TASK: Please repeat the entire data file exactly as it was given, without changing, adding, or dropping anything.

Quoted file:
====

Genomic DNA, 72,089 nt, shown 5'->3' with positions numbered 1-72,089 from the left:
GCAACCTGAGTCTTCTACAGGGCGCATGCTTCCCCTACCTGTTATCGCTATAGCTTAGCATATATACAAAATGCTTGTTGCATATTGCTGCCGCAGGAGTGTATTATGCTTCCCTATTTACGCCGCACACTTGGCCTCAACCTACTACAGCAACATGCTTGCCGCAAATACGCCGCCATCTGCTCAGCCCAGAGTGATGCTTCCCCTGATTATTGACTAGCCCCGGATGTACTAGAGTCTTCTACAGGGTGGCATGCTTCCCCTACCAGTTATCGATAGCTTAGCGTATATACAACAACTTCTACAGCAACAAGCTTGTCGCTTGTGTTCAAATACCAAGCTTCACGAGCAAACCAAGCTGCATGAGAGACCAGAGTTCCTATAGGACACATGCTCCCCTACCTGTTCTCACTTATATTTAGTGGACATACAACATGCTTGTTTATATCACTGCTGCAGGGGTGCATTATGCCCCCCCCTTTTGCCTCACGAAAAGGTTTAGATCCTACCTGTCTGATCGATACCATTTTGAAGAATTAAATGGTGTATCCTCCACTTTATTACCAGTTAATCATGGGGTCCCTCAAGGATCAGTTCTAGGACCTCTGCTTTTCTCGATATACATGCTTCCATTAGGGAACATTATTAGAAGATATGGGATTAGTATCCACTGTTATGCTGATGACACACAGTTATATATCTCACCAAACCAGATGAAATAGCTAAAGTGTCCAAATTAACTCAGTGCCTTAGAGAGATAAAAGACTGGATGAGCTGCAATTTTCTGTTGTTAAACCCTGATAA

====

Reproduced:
Genomic DNA, 72,089 nt, shown 5'->3' with positions numbered 1-72,089 from the left:
GCAACCTGAGTCTTCTACAGGGCGCATGCTTCCCCTACCTGTTATCGCTATAGCTTAGCATATATACAAAATGCTTGTTGCATATTGCTGCCGCAGGAGTGTATTATGCTTCCCTATTTACGCCGCACACTTGGCCTCAACCTACTACAGCAACATGCTTGCCGCAAATACGCCGCCATCTGCTCAGCCCAGAGTGATGCTTCCCCTGATTATTGACTAGCCCCGGATGTACTAGAGTCTTCTACAGGGTGGCATGCTTCCCCTACCAGTTATCGATAGCTTAGCGTATATACAACAACTTCTACAGCAACAAGCTTGTCGCTTGTGTTCAAATACCAAGCTTCACGAGCAAACCAAGCTGCATGAGAGACCAGAGTTCCTATAGGACACATGCTCCCCTACCTGTTCTCACTTATATTTAGTGGACATACAACATGCTTGTTTATATCACTGCTGCAGGGGTGCATTATGCCCCCCCCTTTTGCCTCACGAAAAGGTTTAGATCCTACCTGTCTGATCGATACCATTTTGAAGAATTAAATGGTGTATCCTCCACTTTATTACCAGTTAATCATGGGGTCCCTCAAGGATCAGTTCTAGGACCTCTGCTTTTCTCGATATACATGCTTCCATTAGGGAACATTATTAGAAGATATGGGATTAGTATCCACTGTTATGCTGATGACACACAGTTATATATCTCACCAAACCAGATGAAATAGCTAAAGTGTCCAAATTAACTCAGTGCCTTAGAGAGATAAAAGACTGGATGAGCTGCAATTTTCTGTTGTTAAACCCTGATAA